April 2019 Book Marks
When I was a junior in high school, my parents announced to my sisters and me that we were moving from Albany to Buffalo. A distance of only a few hundred miles, it might have been the other side of the moon to a 16 year-old who was perfectly happy in her New York State public school. After I graduated in 1978, my family away and I have rarely made it back to Western New York. Just this month I was honored with a Distinguished Alumni award from my high school and went back to stay with one of my friends and revisit the old stomping grounds. (Did people really stomp? And why?) As I toured the town, I marveled at the prism of memory, bending and refracting the images I had in my head; the hill that once seemed so steep, the yard that had felt so expansive, I’m sure you can relate.
I was delighted to see The Book Worm bookstore, reminding me that the best of towns are measured by the caliber of their public schools, the library, the level of excellent healthcare and of course, whether or not they have an indie book store. East Aurora New York gets to check that box!
And if you find yourself in this sweet town, don’t miss “The Roycroft Inn” with its Craftsman style architecture and items for sale and make sure you walk into Vidlers, one of the old time, family owned Five & Dimes that seem to be rarer than hen’s teeth these days.
Good Riddance by Elinor Lipman
Every Elinor Lipman novel has a signature style that combines smart and witty characters with warmth, humor and usually a dash of rom-com fun. Her newest novel, which I inhaled in order to get it into this month’s blog, delivers the same satisfying experience with a strong, angsty but loveable protagonist. Daphne Maritch discards a 1968 yearbook that she has inherited from her deceased mother, complete with numerous intimate notations made during class reunions over the decades. When the yearbook falls into the hands of a busy-body neighbor who intends to make a documentary out of the class’s stories, new information is uncovered that will rock Daphne’s world and lead to a series of madcap events. A colorful supporting cast including her father, the sexy actor across the hall and a lawyer from New Hampshire, add to the intrigue. Note- if you’ve never read Lipman’s “The Inn at Lake Devine,” it’s on my all-time fave books list.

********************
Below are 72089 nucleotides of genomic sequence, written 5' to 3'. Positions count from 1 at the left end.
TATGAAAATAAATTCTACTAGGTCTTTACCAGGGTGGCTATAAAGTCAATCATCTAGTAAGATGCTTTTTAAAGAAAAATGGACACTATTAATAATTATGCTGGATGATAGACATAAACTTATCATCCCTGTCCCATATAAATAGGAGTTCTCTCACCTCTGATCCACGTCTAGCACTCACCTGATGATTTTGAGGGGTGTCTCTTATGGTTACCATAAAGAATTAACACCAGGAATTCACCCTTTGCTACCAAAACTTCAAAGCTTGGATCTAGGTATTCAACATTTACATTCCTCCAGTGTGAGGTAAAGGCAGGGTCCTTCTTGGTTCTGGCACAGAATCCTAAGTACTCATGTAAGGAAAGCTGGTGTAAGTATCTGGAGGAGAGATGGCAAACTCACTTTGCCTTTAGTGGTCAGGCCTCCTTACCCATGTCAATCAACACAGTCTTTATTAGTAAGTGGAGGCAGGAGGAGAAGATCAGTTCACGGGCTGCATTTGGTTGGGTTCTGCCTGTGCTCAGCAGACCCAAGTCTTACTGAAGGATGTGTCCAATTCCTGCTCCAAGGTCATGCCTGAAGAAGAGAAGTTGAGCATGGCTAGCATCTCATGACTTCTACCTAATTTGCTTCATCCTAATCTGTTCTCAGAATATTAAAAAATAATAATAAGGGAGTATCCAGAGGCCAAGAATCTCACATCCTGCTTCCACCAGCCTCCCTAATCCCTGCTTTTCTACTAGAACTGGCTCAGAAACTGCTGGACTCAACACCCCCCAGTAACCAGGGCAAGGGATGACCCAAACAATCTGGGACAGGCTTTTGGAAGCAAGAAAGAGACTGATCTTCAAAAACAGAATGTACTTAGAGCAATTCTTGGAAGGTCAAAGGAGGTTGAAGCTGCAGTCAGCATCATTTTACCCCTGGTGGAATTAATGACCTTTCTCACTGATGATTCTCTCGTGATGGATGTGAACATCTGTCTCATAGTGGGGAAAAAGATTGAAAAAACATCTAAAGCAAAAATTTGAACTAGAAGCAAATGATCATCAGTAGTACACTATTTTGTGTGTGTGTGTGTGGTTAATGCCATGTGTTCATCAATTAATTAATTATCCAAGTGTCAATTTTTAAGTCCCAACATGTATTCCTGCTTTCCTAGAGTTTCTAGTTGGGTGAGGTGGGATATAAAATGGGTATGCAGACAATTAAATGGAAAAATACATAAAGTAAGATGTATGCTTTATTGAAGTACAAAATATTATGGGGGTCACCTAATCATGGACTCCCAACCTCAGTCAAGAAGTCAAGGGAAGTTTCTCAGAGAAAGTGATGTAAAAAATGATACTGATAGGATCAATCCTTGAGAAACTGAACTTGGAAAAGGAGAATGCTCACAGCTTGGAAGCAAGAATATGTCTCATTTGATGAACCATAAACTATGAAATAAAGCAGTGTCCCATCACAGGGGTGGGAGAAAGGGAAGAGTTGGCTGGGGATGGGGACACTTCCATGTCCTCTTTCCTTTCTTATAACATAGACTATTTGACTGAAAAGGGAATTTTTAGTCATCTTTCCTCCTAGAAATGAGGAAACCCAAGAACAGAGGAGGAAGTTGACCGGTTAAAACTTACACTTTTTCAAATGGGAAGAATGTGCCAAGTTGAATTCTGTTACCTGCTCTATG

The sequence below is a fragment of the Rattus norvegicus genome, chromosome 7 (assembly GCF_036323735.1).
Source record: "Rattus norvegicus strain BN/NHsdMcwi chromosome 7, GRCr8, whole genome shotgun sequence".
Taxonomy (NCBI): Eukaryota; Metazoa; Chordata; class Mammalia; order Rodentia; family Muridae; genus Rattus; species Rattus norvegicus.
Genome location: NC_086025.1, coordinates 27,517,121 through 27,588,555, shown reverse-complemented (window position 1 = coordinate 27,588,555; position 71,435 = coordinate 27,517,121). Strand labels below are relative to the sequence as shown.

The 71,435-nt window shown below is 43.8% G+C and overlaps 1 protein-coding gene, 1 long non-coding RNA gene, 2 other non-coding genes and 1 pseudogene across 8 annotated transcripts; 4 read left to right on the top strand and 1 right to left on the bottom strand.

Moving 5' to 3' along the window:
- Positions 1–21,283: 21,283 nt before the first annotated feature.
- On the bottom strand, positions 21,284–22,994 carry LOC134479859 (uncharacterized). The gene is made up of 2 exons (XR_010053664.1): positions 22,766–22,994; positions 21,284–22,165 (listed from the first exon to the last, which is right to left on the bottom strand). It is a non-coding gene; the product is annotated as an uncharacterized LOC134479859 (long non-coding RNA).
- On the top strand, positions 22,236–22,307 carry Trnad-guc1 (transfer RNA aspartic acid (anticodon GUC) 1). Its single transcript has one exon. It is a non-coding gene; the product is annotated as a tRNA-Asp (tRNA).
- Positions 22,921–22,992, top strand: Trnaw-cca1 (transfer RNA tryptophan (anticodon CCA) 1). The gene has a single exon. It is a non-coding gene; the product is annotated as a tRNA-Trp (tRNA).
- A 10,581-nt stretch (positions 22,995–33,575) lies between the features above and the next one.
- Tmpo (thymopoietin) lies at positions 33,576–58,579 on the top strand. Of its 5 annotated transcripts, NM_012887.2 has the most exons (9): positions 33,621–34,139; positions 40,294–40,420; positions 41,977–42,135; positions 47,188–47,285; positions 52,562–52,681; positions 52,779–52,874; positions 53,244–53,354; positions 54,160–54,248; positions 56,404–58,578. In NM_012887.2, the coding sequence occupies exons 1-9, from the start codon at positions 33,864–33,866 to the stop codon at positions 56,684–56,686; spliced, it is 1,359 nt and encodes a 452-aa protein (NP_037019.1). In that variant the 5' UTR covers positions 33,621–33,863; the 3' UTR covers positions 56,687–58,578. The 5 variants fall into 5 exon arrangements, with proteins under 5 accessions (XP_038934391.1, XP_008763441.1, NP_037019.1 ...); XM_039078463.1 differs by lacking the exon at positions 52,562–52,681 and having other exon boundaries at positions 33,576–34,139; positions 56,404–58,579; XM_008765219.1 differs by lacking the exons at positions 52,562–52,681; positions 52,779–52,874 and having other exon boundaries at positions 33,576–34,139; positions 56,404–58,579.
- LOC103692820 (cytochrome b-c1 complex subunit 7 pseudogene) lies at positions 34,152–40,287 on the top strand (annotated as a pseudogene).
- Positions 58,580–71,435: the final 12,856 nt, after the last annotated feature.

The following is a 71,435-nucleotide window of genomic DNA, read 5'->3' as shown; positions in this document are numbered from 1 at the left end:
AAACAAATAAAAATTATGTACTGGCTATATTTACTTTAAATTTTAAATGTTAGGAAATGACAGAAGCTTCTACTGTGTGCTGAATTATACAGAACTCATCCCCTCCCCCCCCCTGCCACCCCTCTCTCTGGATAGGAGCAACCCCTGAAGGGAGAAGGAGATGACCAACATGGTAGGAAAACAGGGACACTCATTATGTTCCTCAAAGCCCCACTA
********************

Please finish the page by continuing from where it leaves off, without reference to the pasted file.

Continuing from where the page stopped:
Beyond the Point by Claire Gibson
It’s the eve of September 11th and three young female friends and West Point cadets are living three different lives. Back when they first met, Dani was the athletic and confident star point guard, Hannah came from a Texas legacy military family and Avery was the charismatic and rebellious homecoming queen. Life, love and war have taken them in different directions and the story unfolds as the women struggle to maintain friendships, marriages and careers amidst both triumph and tragedy. Growing up at West Point, with her father as a professor, the author has witnessed the untold story of so many strong and ambitious women. It was their love, and how they cared for their friends, rather than their accomplishments, that inspired her to write this novel.
The Editor by Steven Rowley